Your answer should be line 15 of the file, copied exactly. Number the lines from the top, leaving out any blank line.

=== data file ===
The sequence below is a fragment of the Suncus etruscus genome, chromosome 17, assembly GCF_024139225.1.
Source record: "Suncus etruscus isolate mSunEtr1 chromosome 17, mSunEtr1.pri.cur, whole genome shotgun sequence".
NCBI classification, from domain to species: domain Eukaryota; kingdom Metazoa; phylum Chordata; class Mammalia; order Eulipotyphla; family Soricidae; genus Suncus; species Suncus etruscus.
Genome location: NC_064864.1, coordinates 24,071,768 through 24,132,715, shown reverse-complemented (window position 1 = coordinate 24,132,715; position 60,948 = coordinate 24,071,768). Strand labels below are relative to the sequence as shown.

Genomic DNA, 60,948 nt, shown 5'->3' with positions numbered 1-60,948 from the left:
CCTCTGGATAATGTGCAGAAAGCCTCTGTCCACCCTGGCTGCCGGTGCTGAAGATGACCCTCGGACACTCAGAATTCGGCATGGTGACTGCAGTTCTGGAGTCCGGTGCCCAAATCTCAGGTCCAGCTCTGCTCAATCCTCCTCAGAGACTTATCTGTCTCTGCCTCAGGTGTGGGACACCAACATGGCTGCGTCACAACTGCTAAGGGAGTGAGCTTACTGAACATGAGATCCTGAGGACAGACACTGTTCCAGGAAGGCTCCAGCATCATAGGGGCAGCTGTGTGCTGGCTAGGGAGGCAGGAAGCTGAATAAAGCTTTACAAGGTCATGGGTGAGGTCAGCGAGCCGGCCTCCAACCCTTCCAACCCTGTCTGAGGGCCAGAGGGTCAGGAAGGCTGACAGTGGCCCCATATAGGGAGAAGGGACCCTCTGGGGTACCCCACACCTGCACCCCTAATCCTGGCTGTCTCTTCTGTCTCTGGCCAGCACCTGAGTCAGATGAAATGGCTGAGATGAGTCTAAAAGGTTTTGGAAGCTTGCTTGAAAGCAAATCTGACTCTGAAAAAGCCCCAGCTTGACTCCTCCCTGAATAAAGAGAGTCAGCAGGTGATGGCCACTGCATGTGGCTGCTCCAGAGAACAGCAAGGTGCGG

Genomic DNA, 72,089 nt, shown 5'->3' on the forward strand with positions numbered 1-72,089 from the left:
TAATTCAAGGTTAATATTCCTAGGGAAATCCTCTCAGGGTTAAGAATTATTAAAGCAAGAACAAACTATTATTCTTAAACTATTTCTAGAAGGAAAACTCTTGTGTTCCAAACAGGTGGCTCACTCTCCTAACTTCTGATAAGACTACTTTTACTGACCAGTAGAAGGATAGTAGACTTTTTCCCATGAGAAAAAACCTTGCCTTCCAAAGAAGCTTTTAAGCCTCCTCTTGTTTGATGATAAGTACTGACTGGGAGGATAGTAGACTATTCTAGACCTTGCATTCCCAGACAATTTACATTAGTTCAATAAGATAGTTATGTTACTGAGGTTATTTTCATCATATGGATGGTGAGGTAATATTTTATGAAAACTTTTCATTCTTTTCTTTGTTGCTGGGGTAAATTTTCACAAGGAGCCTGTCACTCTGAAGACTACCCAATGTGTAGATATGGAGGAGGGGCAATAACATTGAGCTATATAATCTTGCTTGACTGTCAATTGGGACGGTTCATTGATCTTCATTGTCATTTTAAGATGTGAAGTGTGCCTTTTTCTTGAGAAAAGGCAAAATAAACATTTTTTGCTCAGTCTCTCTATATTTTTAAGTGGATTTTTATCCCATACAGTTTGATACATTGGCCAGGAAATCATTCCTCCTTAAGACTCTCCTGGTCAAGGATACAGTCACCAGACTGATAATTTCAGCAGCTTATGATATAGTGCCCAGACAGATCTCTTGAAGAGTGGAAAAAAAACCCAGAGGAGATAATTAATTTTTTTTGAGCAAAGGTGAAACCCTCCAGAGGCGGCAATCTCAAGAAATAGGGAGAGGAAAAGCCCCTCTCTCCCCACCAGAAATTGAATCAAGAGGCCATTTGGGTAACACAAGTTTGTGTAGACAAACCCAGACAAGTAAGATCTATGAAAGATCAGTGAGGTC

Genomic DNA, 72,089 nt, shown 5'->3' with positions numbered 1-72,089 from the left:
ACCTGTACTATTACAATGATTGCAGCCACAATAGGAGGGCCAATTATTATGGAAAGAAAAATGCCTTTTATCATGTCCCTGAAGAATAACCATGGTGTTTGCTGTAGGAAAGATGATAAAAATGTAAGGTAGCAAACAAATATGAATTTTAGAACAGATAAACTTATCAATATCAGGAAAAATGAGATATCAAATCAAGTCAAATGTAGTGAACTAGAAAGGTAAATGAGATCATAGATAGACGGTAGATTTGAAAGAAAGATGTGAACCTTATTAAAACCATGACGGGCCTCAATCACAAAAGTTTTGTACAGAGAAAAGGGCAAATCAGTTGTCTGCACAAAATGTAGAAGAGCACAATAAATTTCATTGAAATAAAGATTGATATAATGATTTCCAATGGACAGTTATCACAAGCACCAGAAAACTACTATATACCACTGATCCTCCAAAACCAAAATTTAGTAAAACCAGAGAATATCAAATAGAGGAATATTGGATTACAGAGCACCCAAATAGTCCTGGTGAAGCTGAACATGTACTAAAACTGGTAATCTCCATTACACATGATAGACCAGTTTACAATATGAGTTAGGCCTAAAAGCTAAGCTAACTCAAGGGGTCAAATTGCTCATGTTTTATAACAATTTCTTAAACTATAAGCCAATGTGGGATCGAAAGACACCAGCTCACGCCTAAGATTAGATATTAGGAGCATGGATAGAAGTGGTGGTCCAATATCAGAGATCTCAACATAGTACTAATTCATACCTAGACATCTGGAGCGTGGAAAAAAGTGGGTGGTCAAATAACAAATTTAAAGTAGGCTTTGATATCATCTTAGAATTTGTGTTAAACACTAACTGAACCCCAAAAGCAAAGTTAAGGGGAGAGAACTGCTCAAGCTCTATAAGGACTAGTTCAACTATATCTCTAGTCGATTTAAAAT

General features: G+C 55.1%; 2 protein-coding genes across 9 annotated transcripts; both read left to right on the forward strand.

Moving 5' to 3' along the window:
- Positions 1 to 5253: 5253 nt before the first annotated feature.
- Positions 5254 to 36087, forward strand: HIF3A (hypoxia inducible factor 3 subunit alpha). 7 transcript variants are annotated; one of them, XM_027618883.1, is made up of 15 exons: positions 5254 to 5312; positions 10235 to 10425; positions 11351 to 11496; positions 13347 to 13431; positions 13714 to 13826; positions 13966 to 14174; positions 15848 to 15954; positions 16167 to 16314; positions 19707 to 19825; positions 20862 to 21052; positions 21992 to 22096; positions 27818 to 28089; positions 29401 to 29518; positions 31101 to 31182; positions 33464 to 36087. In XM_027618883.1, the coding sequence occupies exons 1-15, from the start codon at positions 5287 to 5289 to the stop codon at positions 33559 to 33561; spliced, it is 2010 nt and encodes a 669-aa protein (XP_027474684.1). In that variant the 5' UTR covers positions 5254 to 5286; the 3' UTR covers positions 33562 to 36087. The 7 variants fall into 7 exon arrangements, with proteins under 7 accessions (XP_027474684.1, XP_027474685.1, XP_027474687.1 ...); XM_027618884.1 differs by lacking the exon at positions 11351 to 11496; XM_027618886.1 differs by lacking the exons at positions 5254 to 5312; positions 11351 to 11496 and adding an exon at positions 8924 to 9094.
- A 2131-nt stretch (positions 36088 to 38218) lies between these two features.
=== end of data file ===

- A 2131-nt stretch (positions 36088 to 38218) lies between these two features.